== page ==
(Disclaimer: The views or opinions in this post are solely that of the author.)

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Comments on: "TBI Tales . . . A Letter to Attackers Jasmine Oldham" (10)

  1. Ventura Manzanares said:

    I can’t imagine how strong you are, and so brave. I send you love and hope. I lost my girlfriend almost 40 years now and still think of Sheila often. We met through our daughter’s, who were in the Grade school in Denver, Co. Sheila was a teacher at another school, raising her girl Kelly by herself. Kelly had the brightest red hair, and she was so smart and cute. I was raising my girl Shawna by myself, and the girls played and would walk home together. Our homes were only 6 blocks apart. I left Sheila’s house around 10pm. Her ex-husband broke into her house and used the claw end of a hammer, and struck her head 14 times, she died in minutes from the attack. I didn’t find out until the next day that she had been killed. I don’t know what became of little Kelly, but I prey for her and Sheila all the time. My TBI was caused by carbon monoxide gas, when I was 4-9 years old. I have suffered all my life. Now I’m 62, and finally figured out how to live with it. I have this attatched entity that comes over me, like a dark heavy cloud, from the top of my head, face to my chest and it pulls at me, down and down. I have to sleep it off. I get the yawns and dry heaves, nausea, and dizziness. It lasts for hours and comes in waves. Sometimes 3-6 times in one day. Then I go days and weeks without a problem. I’m cold alot of the time, and shake inside off and on and my ears ring all the time, pulsing with my heartbeat, in 2 different Frequencies in each ear. That’s the worst part, it never stops. My head rings from the time I get up and goes all day until I sleep. The only time I don’t hear it, is in the shower. It makes me crazy somedays. Like always having to step over it to hear whatever I listening to. Well those ate my 2 stories, thank you for reading about me. I wish you the best, you’re are a princess warrior and I have much respect for you.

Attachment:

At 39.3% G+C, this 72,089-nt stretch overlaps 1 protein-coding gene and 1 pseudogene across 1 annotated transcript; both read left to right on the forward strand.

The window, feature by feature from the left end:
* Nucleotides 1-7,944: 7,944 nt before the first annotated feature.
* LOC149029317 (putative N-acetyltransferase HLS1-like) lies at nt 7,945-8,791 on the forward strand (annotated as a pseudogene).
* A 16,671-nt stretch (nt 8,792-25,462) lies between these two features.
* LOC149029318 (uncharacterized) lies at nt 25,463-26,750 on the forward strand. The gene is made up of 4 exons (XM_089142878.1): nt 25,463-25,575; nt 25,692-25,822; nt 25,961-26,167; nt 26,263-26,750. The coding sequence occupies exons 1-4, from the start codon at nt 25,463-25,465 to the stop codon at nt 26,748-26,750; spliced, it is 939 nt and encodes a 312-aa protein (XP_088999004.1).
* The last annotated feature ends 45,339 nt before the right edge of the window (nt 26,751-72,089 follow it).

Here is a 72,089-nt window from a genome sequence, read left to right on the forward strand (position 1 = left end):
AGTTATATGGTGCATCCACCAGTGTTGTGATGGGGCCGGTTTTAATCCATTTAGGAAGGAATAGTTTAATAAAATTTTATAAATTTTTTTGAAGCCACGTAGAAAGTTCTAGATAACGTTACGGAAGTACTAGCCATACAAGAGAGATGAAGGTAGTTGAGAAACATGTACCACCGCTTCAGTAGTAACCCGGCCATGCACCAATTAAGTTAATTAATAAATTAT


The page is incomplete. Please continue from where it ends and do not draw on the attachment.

Love. Ventura
    venzar@hotmail.com
    760-847-7936

    Liked by 1 person

  2. Reblogged this on Broken Brain – Brilliant Mind and commented:
    TBI hurts everyone involved. This is a moving testimony from someone who knows all too well.

    Like

  3. Those of us living with TBI on a daily basis understand the complications and problems involved in finding competent medical care. Our lives are turned upside down and nothing is ever the same again. Thank you for telling this tragic story. The cruelty of other humans never ceases to amaze me.

    Like

  4. Thank you for sharing your heart and soul in this story.

    Like

    • Amy, thank you for your comments on Jasmine’s very powerful letter. I am sure she will appreciate your kind words.

      Donna O’Donnell Figurski
      survivingtraumaticbraininjury.com
      donnaodonnellfigurski.wordpress.com

      Like